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Troll Trip with Yoga on Wheels

At the beginning of October, one of the yoga class members mentioned the new Pacific Northwest troll installments by Danish recycle artist Thomas Danbo.


Some in the yoga class that October day knew of the installments. Some did not. We all talked about the trolls and the idea of them brought energy into the room.


Danbo has been working to make connections and build installments of giant trolls made of recycled materials around the world. He creates his trolls together with indigenous people like the Coast Salish tribes in the Pacific Northwest. With his partners, Danbo designs and creates these enormous works located at publicly accessible places, and I'm especially impressed with how many people and organizations he connects with in his projects.


In the yoga class, I was filled with the idea that I should take the class on an adventure and the group did nothing to discourage me at all. Reverend Margaret Gilliken, the pastor at the church where we practice, approved the trip a few weeks later and even offered us the 12-passenger church van. The class made plans to drive together to see Pia the Peacekeeper on Bainbridge Island.


I chose Pia largely because I knew the traffic would be less stressful when driving around the Olympic Peninsula compared to driving up into the Seattle corridor to see the Way of the Bird King Northwest Trolls in Issaquah, Ballard, or West Seattle. Vashon Island had a ferry I didn't want to navigate or pay for, and I also loved the idea of going to the island where my family once visited my maternal grandparents. (The two and a half hour drive to Portland was just too long to consider and I bet it would have involved traffic too.)


The side of a van with a gas nozzle and reflections of trees with blue skies
The Van on the Gas Run

We met in the church parking lot and fit the ten of us into the van without too much trouble. (A few in the back swore to me that it was not too crowded in spite of the close-together faces I saw from the rear view mirror. I got to drive up front with Linda navigating in the other bucket seat to my right. I was rather glad I had the extra elbow room there.)


The experience reminded me strongly of all the group trips I took while driving international students from Japan. There was also one especially long trip where I drove fifteen somewhat cranky church teenagers and their chaperones in a 15-passenger van to Juarez, Mexico, on a mission trip to build houses. (Yoga students were not, thankfully, at all cranky.)


Looking back, I'm not really sure how I did all those miles of driving across multiple state and international borders. I feel especially grateful to my then-boss Carmen who gave me the weeks of leave I needed to travel all the way to Mexico and back again. (Thanks, Carmen!)


After days of Northwest rain that fell in great big bursts, November 8th turned out to be full of sparkling sunshine and golden leaves. We experienced many small and miraculous moments of good fortune on our outing but the weather was one of the best.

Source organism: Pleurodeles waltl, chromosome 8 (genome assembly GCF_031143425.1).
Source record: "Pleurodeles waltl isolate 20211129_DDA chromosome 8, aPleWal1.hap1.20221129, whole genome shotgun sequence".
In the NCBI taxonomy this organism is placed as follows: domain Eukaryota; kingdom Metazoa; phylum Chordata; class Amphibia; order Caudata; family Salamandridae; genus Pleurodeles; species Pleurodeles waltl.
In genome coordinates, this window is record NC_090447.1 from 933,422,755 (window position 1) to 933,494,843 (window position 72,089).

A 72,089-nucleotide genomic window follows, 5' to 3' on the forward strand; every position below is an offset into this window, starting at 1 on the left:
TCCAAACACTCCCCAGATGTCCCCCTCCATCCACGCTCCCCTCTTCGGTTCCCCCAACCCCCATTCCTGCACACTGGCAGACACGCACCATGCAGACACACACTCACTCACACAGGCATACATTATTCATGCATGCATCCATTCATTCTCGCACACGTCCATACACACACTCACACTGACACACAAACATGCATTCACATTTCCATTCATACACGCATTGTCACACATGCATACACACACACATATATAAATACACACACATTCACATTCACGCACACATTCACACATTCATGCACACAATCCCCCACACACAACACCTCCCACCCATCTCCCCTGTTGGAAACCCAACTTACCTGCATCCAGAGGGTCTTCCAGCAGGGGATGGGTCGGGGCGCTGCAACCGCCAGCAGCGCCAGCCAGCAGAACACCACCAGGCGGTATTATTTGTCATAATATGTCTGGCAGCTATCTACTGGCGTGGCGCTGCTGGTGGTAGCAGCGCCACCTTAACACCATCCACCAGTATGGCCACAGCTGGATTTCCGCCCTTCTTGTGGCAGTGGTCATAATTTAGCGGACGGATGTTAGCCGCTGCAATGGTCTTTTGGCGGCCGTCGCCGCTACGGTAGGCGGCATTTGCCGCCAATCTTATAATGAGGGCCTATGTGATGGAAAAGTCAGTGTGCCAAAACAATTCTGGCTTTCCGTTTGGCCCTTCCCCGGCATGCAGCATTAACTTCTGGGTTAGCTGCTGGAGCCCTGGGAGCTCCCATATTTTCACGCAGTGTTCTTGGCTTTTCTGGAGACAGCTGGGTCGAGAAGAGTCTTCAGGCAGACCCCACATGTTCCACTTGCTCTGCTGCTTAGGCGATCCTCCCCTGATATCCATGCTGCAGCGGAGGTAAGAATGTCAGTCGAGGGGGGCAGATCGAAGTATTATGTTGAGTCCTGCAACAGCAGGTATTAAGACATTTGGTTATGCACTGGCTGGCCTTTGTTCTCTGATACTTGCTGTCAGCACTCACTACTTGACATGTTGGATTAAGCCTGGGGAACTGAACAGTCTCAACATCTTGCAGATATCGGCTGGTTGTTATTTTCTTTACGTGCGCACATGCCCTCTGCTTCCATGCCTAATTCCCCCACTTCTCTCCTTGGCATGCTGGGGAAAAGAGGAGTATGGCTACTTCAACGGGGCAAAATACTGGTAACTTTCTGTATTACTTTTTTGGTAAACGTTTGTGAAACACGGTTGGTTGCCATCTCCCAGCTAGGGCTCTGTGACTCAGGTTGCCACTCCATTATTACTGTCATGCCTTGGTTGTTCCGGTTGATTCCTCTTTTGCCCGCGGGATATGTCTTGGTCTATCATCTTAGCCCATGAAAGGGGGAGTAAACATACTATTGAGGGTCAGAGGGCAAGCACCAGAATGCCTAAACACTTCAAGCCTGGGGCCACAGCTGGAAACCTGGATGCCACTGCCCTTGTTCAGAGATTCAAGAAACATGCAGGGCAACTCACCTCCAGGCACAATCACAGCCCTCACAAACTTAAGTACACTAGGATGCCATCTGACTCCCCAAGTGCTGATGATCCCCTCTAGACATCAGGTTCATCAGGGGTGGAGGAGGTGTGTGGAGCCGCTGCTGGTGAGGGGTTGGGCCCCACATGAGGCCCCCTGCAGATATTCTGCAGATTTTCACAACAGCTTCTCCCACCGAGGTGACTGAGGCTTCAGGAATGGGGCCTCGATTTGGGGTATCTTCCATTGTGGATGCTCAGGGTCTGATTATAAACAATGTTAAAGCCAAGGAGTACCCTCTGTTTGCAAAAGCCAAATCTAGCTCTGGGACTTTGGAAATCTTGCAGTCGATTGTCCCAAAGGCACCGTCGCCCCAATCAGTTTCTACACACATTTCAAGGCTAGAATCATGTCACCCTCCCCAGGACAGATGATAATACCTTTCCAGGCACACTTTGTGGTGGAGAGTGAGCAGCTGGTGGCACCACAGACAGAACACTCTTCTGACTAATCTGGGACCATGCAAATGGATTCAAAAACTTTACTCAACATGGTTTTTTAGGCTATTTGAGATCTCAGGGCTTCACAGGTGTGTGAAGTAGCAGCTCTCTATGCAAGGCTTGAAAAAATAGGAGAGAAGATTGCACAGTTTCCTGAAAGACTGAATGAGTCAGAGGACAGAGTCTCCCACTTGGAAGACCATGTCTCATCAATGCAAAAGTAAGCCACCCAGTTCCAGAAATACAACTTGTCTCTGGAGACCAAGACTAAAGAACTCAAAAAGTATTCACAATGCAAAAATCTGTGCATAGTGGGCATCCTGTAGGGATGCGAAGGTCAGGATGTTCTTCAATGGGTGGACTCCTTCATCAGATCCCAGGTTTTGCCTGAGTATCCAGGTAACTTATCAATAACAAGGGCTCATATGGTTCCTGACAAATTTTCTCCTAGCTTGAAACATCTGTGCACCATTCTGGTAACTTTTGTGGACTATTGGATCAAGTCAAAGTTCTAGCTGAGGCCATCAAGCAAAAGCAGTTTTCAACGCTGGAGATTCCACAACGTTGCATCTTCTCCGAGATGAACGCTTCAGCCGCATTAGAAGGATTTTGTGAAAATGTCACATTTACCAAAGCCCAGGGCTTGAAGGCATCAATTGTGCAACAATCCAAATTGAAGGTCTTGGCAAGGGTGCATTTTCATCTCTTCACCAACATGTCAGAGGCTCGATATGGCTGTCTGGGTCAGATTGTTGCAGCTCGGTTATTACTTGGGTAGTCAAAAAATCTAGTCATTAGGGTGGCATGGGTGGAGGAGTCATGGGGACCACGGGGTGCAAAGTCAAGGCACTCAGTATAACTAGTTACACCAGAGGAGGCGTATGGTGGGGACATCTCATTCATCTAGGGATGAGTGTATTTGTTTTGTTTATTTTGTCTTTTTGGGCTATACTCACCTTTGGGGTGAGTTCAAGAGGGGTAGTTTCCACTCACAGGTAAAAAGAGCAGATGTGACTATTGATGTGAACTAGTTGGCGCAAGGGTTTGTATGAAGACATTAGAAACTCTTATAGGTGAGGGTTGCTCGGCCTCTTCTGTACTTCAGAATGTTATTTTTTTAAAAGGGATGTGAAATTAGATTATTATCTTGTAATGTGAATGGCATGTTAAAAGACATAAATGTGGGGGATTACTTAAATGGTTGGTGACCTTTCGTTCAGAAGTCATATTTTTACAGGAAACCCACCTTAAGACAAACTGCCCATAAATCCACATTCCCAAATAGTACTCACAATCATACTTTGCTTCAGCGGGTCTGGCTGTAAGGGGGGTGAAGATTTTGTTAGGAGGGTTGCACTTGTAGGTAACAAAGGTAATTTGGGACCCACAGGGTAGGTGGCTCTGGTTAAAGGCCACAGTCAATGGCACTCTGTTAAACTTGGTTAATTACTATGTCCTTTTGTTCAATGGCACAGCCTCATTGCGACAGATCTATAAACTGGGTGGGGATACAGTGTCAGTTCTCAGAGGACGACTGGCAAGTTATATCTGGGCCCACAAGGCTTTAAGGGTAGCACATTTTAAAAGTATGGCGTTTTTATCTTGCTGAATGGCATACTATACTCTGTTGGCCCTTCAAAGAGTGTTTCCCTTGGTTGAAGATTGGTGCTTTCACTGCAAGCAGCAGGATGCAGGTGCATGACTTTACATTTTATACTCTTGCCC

We made it to the island without trouble aside form a pesky roundabout that helped me understand why semi drivers do not like them. I only wished I could have gazed out over the glittering water on Agate Passage as we crossed the bridge on the north side of the island. Linda had to drink in the sights for me so I could focus on the road. I parked the behemoth vehicle in an empty parking lot moments before a herd of cars came to fill up the lot—another stroke of good fortune.


After we unloaded, we made our way to the portable bathrooms at Sakai Park. I knew we would find Pia at this park in my pre-trip searching online, but we stressed for a minute about just where we would find our beautiful troll. Fortunately, kind people on the trail pointed us back to the van. That's we noticed the small signs pointing us to our trol





We sweet-talked a couple of ladies into taking our group photo and did the same for them. I forgot I wanted us to try tree pose in our group shot but I think we all look pretty good in our leaning Mountain Poses while Pia sat in Easy Pose.



Group photo of the 10 women on the yoga trip



Next, we loaded back into the van and made our way to a restaurant I had found online in Silverdale. I picked it because the menu looked amazing and it was a ways back on our journey to break up the drive. The Oak Table Cafe had amazing food and was just a bit hard to find up at the top of a hill, surrounded by condominium-style housing. The view was incredible, they had gluten-free options for me, and the portions were enormous.


The final leg of the journey went by quickly in a much quieter van as the people in the back fell into food comas and nodded off. (We had all been looking forward to a long stretch of talking with each other and the beginning of the trip was rather loud with our chatter!)


As we piled out into the church parking lot, I heard Terrie say the trip "lived up to expectations."


It sure did for me.


We'll need to ponder where to go next for Yoga on Wheels. I'm working on a full overnight retreat next fall and considering another road trip in March. But wherever we choose, I'll keep holding this first excursion in my heart. I'm grateful to all who made it such a grand outing—to the troll recycle artist, to the church, and to the yoga students who cheered on my driving and took each minute as it came, mindfully.


Visiting Pia the Peacekeeper was a wonderful way to take our practice off the mat and into the world.


Troll with woman in a knit hat smiling
Pia and Dena









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